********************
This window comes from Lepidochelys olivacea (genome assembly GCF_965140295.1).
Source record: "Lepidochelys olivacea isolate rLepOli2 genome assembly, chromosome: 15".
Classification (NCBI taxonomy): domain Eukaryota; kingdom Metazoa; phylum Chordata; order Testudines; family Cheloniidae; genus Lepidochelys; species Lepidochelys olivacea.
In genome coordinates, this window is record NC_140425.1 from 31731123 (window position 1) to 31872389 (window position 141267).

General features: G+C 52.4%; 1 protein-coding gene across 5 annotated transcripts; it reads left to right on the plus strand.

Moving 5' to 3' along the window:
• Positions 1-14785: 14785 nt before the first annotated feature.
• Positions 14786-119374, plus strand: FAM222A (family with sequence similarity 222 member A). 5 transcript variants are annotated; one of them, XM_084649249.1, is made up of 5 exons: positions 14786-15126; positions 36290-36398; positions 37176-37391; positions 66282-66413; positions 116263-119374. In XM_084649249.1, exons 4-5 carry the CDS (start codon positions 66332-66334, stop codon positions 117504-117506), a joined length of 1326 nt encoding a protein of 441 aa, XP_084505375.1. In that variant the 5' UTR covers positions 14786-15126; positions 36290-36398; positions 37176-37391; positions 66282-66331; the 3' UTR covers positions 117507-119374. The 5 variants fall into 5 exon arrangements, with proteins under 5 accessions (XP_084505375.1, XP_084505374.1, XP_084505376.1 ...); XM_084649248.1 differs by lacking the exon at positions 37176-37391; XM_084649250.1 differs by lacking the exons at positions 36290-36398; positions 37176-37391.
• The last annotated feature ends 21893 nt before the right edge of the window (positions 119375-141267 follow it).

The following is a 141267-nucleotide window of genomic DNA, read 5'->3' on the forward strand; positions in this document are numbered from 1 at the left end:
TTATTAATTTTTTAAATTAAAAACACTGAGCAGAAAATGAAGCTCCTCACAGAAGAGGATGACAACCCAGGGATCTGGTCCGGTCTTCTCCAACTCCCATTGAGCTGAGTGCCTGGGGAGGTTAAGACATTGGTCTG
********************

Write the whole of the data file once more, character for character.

This window comes from Lepidochelys olivacea (genome assembly GCF_965140295.1).
Source record: "Lepidochelys olivacea isolate rLepOli2 genome assembly, chromosome: 15".
Classification (NCBI taxonomy): domain Eukaryota; kingdom Metazoa; phylum Chordata; order Testudines; family Cheloniidae; genus Lepidochelys; species Lepidochelys olivacea.
In genome coordinates, this window is record NC_140425.1 from 31731123 (window position 1) to 31872389 (window position 141267).

General features: G+C 52.4%; 1 protein-coding gene across 5 annotated transcripts; it reads left to right on the plus strand.

Moving 5' to 3' along the window:
• Positions 1-14785: 14785 nt before the first annotated feature.
• Positions 14786-119374, plus strand: FAM222A (family with sequence similarity 222 member A). 5 transcript variants are annotated; one of them, XM_084649249.1, is made up of 5 exons: positions 14786-15126; positions 36290-36398; positions 37176-37391; positions 66282-66413; positions 116263-119374. In XM_084649249.1, exons 4-5 carry the CDS (start codon positions 66332-66334, stop codon positions 117504-117506), a joined length of 1326 nt encoding a protein of 441 aa, XP_084505375.1. In that variant the 5' UTR covers positions 14786-15126; positions 36290-36398; positions 37176-37391; positions 66282-66331; the 3' UTR covers positions 117507-119374. The 5 variants fall into 5 exon arrangements, with proteins under 5 accessions (XP_084505375.1, XP_084505374.1, XP_084505376.1 ...); XM_084649248.1 differs by lacking the exon at positions 37176-37391; XM_084649250.1 differs by lacking the exons at positions 36290-36398; positions 37176-37391.
• The last annotated feature ends 21893 nt before the right edge of the window (positions 119375-141267 follow it).

The following is a 141267-nucleotide window of genomic DNA, read 5'->3' on the forward strand; positions in this document are numbered from 1 at the left end:
TTATTAATTTTTTAAATTAAAAACACTGAGCAGAAAATGAAGCTCCTCACAGAAGAGGATGACAACCCAGGGATCTGGTCCGGTCTTCTCCAACTCCCATTGAGCTGAGTGCCTGGGGAGGTTAAGACATTGGTCTG